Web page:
In that particularly gruesome way only Stephen King has, Doctor Sleep reminds you brutally of the terrors of real life. Leave aside the supernatural for just a second - it’s King’s ability to make his readers afraid of something very human, something worryingly ordinary - alcoholism that really gets Doctor Sleep going. Danny, the young boy from The Shining who survived his father’s violent descent into madness is now Dan, the miserable alcoholic, a drifter with no aim in life other than to bury his demons at the bottom of a bottle of cheap booze. Dan wanders from town to town, picking up odd jobs to just make enough money for his next bender. Danny the young boy dealt with his shining as best he could, but Dan the alcoholic doesn’t want to deal with it at all - he wants it gone, removed from his head, locking up the ghosts from his childhood in the mental strongboxes the Overlook hotel’s cook Dave Hallorann taught him to use. But there’s only so far you can run from the demons in your head, as Dan soon discovers. It is when he hits what alcoholics refer to as ‘the bottom’ that King really forces home the desperate fears of and about an alcoholic. In a scene that is recalled in fragments throughout the book, and recounted as a perfect bookend at the very of Doctor Sleep, Dan finds himself stealing money from a young single mother he is sneaking out on, leaving her with food stamps, leftover cocaine and a toddler who has clearly been abused. King is fierce in his judgement, just as he wants his readers to be - there are no redeeming features to Dan’s actions here, even though soon after this Dan finds himself part of the Alcoholics Anonymous, in a small town where he works in a hospice, using his shining, his ‘terrible privilege’ to help the elderly residents die in peace, and without fear.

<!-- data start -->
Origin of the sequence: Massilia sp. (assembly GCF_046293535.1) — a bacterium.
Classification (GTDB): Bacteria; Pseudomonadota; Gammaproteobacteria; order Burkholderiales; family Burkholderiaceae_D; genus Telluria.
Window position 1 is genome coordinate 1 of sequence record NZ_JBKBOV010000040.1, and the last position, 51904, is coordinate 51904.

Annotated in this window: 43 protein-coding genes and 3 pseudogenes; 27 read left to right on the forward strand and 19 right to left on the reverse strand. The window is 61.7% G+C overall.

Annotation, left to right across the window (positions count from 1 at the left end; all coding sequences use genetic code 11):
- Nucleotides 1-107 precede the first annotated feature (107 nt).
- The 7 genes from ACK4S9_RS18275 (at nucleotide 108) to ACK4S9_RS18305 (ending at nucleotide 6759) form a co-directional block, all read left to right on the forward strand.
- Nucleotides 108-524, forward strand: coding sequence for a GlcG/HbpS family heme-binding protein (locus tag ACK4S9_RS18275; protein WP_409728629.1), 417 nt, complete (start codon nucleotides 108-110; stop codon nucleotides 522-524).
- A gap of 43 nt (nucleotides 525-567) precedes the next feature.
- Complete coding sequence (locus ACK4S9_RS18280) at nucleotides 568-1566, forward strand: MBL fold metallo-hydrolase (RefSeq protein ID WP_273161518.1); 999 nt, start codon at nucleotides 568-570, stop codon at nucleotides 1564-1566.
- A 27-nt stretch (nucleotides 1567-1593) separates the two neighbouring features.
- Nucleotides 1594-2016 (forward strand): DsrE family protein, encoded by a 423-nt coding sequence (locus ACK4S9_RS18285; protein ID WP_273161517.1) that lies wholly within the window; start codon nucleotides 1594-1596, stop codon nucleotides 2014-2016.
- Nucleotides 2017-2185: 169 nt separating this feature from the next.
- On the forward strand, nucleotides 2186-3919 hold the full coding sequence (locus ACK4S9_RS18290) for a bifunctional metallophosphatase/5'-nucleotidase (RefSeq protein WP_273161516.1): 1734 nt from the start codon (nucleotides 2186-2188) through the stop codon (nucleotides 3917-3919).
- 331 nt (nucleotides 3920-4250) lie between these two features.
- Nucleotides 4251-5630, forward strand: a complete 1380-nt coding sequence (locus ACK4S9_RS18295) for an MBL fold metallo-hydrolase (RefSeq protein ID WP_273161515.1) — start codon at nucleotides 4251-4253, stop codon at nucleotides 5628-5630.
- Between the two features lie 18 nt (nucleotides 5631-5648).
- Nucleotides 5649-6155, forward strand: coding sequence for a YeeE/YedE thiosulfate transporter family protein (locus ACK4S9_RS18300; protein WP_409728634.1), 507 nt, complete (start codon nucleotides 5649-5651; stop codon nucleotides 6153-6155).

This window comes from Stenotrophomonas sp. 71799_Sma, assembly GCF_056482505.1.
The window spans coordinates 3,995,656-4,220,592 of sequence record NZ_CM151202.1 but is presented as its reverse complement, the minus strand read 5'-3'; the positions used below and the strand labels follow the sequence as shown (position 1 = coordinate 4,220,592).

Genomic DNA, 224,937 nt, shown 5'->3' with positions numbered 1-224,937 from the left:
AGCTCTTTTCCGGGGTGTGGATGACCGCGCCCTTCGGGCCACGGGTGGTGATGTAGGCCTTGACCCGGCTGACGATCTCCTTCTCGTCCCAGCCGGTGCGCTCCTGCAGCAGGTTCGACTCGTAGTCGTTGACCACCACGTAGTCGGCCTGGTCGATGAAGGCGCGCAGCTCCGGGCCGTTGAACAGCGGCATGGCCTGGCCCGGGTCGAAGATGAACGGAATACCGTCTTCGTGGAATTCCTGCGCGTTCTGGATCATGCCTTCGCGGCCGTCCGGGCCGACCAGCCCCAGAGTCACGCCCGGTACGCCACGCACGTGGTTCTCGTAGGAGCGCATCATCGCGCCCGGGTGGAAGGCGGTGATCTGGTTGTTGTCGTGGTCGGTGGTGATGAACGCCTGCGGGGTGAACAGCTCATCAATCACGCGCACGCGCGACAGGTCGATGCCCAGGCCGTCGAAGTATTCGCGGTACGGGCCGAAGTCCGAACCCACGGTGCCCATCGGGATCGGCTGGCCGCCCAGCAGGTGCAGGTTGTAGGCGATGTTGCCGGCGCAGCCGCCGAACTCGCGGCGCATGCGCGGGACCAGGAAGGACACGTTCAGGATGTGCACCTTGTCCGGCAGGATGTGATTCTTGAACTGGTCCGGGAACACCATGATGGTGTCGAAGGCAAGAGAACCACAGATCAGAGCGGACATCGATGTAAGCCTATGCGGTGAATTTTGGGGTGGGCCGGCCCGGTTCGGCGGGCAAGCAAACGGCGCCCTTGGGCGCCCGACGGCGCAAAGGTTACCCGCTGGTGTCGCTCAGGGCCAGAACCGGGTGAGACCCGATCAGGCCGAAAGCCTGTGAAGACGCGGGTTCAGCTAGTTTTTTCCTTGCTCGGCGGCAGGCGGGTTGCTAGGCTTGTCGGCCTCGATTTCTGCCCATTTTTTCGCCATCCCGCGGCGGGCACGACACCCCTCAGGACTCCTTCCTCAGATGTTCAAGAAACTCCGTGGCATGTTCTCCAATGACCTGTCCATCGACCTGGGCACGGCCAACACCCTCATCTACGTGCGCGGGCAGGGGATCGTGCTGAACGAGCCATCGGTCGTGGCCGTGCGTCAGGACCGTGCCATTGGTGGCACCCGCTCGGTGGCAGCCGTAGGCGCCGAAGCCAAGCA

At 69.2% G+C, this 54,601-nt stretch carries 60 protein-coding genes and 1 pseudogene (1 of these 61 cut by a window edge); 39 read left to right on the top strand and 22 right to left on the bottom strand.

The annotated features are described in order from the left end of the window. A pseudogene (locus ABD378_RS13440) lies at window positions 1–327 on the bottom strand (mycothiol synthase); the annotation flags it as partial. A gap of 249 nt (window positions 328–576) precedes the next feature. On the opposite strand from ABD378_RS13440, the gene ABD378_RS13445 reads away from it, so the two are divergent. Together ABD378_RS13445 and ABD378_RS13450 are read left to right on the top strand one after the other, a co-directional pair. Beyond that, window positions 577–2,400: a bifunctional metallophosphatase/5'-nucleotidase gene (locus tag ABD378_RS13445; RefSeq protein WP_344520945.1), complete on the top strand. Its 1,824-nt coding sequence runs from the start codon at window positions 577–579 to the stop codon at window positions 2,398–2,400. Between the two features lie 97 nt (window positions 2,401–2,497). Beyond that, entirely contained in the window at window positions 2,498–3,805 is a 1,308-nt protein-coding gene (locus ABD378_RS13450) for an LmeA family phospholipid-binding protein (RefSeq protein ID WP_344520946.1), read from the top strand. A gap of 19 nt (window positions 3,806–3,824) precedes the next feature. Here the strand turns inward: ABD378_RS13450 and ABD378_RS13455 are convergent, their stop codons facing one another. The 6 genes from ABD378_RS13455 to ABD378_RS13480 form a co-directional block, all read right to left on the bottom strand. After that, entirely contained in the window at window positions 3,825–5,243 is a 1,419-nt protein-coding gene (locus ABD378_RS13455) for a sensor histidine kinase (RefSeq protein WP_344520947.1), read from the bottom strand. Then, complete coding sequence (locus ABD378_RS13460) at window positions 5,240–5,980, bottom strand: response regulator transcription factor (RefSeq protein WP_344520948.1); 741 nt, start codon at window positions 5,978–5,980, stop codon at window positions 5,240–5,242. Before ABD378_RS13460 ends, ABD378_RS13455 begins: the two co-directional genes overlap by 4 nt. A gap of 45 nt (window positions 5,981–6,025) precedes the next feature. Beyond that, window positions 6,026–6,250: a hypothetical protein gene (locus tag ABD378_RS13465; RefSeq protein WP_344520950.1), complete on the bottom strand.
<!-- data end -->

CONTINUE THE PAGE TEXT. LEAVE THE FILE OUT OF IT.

Dave Hallorann taught the young Danny how to secure some of his demons, but he also predicted a time would come when Danny would be the mentor and possible saviour for someone else with the shining. That person is Abra, who even as a baby has such immense potential that she is able to predict 9/11, through vivid images ‘transmitted’ to her parents’ dreams. As she reaches puberty, Abra’s shining is incomparable - much greater than Dan’s or Dave’s ever was. As Abra nears puberty, her shining strengthens, making her aware that the True Knot are trying to find her and use her. Dan, it seems, is her only hope for survival, and even after a decade with the AA, his sobriety. still seems tenuous. But for every weakness Dan has, Abra has a strength - she’s almost too perfect a character, a ‘good’ girl with more power and better control over her life than any of the adults around her. Luckily, the action is so well paced that Abra’s perfection doesn’t have a chance to be boring, and instead helps King bring Doctor Sleep to a very neat, tidy and ultimately hopeful conclusion.